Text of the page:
1. ^ "Why assisted suicide is 'normal' in Switzerland". SWI 2020-07-24. Retrieved 2023-06-02.
  2. ^ "Switzerland: Zurich votes to keep assisted suicide". BBC News. 2011-05-15. Retrieved 2023-06-02.
  3. ^ Sterbehilfe und Suizid in der Schweiz 2014, Federal Statistical Office, published 11 October 2016. Total resident population in 2014: 8,236,666 (male 4,121,471, female 4,205,655) Die Bevölkerung der Schweiz 2014 BFS 348-1400, 8 December 2015.
  4. ^ Wenn Sie das trinken, gibt es kein Zurück Retrieved April 12, 2008
  5. ^ a b c Hurst SA, Mauron A (February 2003). "Assisted suicide and euthanasia in Switzerland: allowing a role for non-physicians". BMJ. 326 (7383): 271–3. doi:10.1136/bmj.326.7383.271. PMC 1125125. PMID 12560284.
  6. ^ "Assisted Suicide Laws Around the World - Assisted Suicide".
  7. ^ "Swiss Criminal Code of 21 December 1937 (Status as of 1 March 2018)" (PDF). Retrieved 14 August 2019.
  8. ^ "DFR - BGer 2A.48/2006 vom 03.11.2006". Archived from the original on 2019-05-06. Retrieved 14 August 2019.}
  9. ^ Appel, Jacob (June 12, 2007). "A Suicide Right for the Mentally Ill? A Swiss Case Opens a New Debate". Hastings Center Report. 37 (3): 21–23. doi:10.1353/hcr.2007.0035. PMID 17649899. S2CID 28038414.
  10. ^ "Zurich votes to keep 'suicide tourism' alive". May 15, 2011. Retrieved 14 August 2019.}
  11. ^ "Zurich voters keep "suicide tourism" alive". Retrieved 14 August 2019.
  12. ^ "Zurich voters keep 'suicide tourism' alive". March 27, 2015. Retrieved 14 August 2019.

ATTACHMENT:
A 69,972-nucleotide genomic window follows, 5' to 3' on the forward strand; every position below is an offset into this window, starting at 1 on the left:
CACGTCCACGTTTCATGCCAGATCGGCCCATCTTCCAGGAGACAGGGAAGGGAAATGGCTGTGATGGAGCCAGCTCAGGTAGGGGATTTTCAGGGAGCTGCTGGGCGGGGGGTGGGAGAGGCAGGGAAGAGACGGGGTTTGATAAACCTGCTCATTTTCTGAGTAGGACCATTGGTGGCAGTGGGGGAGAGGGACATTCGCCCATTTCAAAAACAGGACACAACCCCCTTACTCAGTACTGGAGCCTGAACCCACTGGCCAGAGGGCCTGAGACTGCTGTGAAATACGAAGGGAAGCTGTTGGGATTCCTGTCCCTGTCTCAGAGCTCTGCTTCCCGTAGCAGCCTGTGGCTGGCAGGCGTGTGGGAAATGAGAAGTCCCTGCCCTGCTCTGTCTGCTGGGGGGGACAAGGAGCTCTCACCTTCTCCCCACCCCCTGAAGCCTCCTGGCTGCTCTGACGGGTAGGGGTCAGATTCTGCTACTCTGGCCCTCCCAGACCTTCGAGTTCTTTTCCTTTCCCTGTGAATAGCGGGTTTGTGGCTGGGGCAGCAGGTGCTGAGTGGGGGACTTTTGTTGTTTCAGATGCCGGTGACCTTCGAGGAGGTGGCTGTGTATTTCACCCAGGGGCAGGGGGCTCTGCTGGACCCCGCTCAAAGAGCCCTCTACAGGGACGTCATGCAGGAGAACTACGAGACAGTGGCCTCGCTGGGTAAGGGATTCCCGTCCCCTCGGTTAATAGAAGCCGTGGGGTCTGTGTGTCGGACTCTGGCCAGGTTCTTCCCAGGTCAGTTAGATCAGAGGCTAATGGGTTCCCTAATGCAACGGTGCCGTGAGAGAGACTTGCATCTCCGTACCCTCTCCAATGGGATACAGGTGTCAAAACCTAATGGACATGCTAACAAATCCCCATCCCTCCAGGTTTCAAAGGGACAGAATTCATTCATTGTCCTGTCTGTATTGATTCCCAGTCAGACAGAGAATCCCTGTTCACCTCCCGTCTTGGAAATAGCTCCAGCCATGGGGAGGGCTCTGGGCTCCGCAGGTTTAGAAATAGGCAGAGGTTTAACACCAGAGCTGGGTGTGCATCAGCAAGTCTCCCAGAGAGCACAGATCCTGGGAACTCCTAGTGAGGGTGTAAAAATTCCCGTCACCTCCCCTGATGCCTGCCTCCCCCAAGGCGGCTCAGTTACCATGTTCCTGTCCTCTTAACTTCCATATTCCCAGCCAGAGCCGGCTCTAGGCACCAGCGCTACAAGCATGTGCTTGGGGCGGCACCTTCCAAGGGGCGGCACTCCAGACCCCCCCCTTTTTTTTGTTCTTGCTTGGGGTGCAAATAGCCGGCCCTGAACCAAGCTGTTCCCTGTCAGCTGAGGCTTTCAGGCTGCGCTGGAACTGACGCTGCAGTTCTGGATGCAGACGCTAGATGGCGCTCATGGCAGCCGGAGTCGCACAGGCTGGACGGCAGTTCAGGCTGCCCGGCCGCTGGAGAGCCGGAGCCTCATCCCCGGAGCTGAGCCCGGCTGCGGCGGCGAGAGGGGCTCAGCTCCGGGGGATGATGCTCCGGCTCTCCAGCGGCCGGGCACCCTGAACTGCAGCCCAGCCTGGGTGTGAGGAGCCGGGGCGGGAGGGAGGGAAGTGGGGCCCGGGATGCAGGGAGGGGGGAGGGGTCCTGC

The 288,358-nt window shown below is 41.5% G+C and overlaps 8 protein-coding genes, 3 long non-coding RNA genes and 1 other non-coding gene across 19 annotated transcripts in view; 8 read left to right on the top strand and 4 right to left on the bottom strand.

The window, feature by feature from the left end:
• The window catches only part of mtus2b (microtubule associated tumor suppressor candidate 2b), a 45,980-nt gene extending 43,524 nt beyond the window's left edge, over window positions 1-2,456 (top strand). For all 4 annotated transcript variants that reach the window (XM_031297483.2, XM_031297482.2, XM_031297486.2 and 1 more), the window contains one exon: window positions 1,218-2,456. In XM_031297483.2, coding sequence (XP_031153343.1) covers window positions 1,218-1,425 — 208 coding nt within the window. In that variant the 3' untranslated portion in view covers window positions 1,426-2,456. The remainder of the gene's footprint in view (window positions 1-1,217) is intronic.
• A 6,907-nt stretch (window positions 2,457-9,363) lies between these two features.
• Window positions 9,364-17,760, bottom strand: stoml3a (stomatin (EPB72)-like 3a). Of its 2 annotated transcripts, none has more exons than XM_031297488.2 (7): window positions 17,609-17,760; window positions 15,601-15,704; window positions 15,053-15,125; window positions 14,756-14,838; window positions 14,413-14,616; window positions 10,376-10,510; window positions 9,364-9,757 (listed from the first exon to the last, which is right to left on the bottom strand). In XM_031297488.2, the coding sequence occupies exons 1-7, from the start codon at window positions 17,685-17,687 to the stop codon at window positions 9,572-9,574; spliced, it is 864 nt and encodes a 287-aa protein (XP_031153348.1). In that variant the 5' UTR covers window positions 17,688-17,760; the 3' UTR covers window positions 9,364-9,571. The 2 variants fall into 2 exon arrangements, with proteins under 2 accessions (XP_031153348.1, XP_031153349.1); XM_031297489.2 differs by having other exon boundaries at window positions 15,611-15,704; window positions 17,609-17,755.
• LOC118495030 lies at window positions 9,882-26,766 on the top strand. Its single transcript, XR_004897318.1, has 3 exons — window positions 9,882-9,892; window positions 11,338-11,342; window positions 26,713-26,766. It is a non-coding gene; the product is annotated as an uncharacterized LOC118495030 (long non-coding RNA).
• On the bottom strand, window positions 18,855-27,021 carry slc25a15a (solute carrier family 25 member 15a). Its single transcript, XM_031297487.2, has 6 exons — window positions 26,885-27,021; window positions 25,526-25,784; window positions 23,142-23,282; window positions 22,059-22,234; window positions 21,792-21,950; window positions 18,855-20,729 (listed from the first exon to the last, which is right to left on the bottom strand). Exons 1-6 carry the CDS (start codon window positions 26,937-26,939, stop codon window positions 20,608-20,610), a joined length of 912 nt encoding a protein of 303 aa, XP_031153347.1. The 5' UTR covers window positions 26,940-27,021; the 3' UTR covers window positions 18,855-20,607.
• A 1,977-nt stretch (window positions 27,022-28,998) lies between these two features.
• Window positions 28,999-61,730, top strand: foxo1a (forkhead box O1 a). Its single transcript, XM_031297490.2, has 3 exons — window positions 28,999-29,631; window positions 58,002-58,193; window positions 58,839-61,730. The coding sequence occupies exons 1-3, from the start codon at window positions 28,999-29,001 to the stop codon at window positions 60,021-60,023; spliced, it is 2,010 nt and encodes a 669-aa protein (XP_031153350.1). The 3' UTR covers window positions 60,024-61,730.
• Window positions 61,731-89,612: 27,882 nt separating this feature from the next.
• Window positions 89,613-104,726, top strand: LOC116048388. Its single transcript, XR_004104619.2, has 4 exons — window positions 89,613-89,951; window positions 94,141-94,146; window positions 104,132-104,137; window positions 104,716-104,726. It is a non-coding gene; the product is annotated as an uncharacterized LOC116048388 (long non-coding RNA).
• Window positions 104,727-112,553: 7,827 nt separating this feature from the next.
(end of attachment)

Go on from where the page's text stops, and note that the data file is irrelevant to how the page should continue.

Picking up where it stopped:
13. ^ "Swiss vote backs assisted suicide". May 15, 2011.
  14. ^ Appel JM (2007). "A suicide right for the mentally ill? A Swiss case opens a new debate". Hastings Cent Rep. 37 (3): 21–3. doi:10.1353/hcr.2007.0035. PMID 17649899. S2CID 28038414.
  15. ^ Lundin, Leigh (2009-08-02). "YOUthanasia". Criminal Brief. Retrieved 2009-08-27.[unreliable source?]
  16. ^ "Jean-Luc Godard a eu recours au suicide assisté: «Il n'était pas malade, il était simplement épuisé»". Libération (in French). Archived from the original on 13 September 2022. Retrieved 2022-09-13.
  17. ^ Pulver, Andrew (13 September 2022). "Jean-Luc Godard, giant of the French new wave, dies at 91". The Guardian. Archived from the original on 13 September 2022. Retrieved 13 September 2022.
  18. ^ "Le cinéaste Jean-Luc Godard est décédé à l'âge de 91 ans". Swissinfo. 13 September 2022. Archived from the original on 13 September 2022. Retrieved 13 September 2022.